It was a memorable three weeks. Besides Cindy's brilliant lectures, the engrossing film curriculum and the lively class discussions, we had Manhattan in glorious summer. Greg and I and some classmates hiked up to the Cloisters one Saturday to see the Unicorn Tapestries, Spaulding Grey interviewed strangers in front of an enormous outdoor crowd in Brooklyn's Prospect Park. Brad Pitt was filming Meet Joe Black in the Park Slope Armory; Post headlines screamed the surreal tragedy of Versace's murder. I saw Janet McTeer in A Doll's House and Mary-Louise Parker and David Morse in How I Learned to Drive. I called an old college friend for drinks; we met up at his office in the World Trade Center.
Greg called me about a year later to invite me to create a presentation with him for the upcoming National Council of Teachers of English conference in Denver. We worked together after school for months on "What Makes a Film Art: Designing and Teaching a High School Film Study Course." Yes, Power Point.
Our plan: Greg would speak on researching, designing and defending his new film studies course; I would offer some classroom ideas about "reading sound" to "overcome the supremacy of the image in film studies." Working with Greg was such a pleasure and an intellectual adventure; he was continually supportive, full of great ideas and encouragement. He spoke of his students with respect, generosity and love - his life work, after all, was for them.
By Denver, we had our projected Powerpoint slides, video clips and handouts. A capacity crowd, probably 200 teachers or so. They bellowed with laughter at the kitschy promotional video Randy had cut to entice kids to sign up for my course and laughed again at my comparison of teachers to Toto, pulling away the curtains to show the workings of The Man behind. It was exhilarating. We felt like rock stars.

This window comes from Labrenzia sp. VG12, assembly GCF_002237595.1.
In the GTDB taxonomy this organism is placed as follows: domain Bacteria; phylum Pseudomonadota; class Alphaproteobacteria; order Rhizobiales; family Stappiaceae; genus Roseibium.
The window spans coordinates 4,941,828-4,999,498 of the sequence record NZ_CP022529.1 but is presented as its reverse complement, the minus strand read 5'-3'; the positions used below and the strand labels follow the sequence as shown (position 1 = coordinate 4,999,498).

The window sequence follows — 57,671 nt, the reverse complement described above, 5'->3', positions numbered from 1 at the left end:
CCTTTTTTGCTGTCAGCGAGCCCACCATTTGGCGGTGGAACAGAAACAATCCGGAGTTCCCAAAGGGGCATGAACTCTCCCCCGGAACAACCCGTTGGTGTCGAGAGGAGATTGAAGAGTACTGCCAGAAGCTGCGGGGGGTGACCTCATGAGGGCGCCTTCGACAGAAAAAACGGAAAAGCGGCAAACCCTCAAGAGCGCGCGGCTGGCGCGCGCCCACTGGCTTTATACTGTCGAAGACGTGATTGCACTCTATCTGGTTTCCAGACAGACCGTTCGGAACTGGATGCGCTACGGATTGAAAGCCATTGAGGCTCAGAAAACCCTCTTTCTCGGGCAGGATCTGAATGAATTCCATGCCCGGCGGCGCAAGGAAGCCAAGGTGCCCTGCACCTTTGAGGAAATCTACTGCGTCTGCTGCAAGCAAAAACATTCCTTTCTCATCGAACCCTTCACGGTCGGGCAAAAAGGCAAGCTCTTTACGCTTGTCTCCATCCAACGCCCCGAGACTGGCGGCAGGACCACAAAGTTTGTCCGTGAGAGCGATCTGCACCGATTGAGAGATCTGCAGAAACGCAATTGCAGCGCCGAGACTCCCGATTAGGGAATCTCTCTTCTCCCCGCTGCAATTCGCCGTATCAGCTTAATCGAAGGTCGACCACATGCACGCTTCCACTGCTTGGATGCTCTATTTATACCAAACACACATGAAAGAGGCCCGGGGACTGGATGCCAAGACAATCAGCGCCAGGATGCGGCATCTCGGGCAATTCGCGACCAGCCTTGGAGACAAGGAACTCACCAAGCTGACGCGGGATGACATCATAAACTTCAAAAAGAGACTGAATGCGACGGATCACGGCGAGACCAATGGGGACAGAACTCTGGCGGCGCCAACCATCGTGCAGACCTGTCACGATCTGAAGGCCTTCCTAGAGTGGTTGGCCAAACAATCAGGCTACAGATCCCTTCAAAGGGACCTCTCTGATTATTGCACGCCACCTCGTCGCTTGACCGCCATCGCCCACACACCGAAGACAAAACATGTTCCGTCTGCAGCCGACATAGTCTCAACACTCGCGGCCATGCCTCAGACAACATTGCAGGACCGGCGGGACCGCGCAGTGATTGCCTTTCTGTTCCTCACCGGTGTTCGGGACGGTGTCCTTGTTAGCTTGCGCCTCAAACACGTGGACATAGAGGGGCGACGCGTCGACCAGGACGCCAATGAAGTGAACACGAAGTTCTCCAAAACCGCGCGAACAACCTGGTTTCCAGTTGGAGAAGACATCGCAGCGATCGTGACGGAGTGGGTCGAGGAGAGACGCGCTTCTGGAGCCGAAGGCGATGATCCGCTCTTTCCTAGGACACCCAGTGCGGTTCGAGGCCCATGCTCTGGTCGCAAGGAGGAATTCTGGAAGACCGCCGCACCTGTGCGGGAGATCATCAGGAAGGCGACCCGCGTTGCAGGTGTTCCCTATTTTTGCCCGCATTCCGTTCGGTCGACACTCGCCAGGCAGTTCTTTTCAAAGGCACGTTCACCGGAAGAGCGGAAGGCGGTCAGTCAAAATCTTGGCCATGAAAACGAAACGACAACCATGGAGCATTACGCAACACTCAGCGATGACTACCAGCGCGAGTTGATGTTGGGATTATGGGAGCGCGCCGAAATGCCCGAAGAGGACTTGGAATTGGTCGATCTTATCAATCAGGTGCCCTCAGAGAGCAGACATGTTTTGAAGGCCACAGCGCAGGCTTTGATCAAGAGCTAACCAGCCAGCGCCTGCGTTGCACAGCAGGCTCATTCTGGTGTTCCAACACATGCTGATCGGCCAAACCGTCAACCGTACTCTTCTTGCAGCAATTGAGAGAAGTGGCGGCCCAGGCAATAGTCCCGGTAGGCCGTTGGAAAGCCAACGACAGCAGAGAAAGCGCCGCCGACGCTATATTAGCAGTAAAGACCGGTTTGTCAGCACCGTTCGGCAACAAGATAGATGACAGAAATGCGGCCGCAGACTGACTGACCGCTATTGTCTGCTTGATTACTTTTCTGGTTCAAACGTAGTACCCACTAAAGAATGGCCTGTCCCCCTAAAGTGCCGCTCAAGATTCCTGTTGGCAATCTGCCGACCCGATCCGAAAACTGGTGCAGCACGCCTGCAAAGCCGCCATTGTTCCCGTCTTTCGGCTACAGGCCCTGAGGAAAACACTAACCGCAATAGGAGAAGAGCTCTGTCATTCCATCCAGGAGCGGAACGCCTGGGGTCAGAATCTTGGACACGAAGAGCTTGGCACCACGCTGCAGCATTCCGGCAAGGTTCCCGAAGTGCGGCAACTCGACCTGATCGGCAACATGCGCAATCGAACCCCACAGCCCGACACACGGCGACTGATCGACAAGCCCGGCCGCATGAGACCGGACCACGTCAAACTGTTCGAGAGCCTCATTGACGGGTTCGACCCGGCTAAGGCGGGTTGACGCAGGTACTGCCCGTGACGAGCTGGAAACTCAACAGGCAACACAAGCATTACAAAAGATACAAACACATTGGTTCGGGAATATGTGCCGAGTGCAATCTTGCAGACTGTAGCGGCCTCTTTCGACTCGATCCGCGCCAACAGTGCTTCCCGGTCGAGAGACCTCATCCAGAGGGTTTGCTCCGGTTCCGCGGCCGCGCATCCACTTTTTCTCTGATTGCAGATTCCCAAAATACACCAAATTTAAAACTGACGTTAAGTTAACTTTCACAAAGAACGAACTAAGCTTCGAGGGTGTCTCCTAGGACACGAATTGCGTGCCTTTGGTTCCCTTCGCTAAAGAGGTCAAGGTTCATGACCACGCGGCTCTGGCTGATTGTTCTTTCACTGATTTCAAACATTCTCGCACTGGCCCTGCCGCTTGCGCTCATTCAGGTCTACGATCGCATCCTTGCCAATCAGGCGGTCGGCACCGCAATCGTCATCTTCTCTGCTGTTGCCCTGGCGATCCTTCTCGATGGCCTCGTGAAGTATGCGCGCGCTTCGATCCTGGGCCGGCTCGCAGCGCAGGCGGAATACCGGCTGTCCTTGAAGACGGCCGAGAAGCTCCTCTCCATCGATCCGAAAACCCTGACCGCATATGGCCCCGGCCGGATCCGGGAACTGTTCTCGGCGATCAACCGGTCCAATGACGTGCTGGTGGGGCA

Greg and I presented at NCTE again in Baltimore in 2001. I would hear news of him through mutual friends, but I think the last time I saw him was in Indianapolis in 2004 where we served together on the organization's Commission on Media. His warmth and humor were high points during the conference when I was beginning to understand that teaching while pregnant and with a toddler at home was not working for me.
This post is sounding more me than Greg, but I have to chalk it up to his incredible personality - Greg had such a talent for making people feel good. His flame was bright and sustaining.
My heart breaks for Jay, Greg's partner of 32 years. I mourn for his students too, but I'm so happy so many of them were able to learn from him.
Here were some of Greg's ideas about the teaching of film from our Denver presentation:
Films provide an outstanding way to meaningfully address diversity and issues of student safety. And films can dramatically help students address our common humanity. In an adaptation from the New Trier English department goals: "From the richness of ideas explored in the study of film, students can recognize and empathize with human experience and gain understanding of the enduring power of the human mind and spirit."
Some of the "rich ideas" that I explore with students include: Questions of justice and truth - by examining the fluidity of truth and the inherent flaws in memory in Reversal of Fortune. The far reaches and consequences of romantic obsession in Vertigo. Confronting our fear and mistrust of what we don't understand and exploring the question - do people come into our lives for a purpose? - through the study of Gods and Monsters.
Bill Condon's Academy Award winning film Gods and Monsters, I believe, will endure as a classic of our time. The film sensitively portrays James Whale, director of the Frankenstein and Bride of Frankenstein films, in the days before his death. It is a film about, among other things, what is monstrous? What is human? It is certainly not a stretch to link Condon's fundamental questions with Gardner's Grendel or Macbeth for that matter. The film can challenge student's stereotypes and force the issue of our common humanity -- issues that transcend sexual orientation, class and education.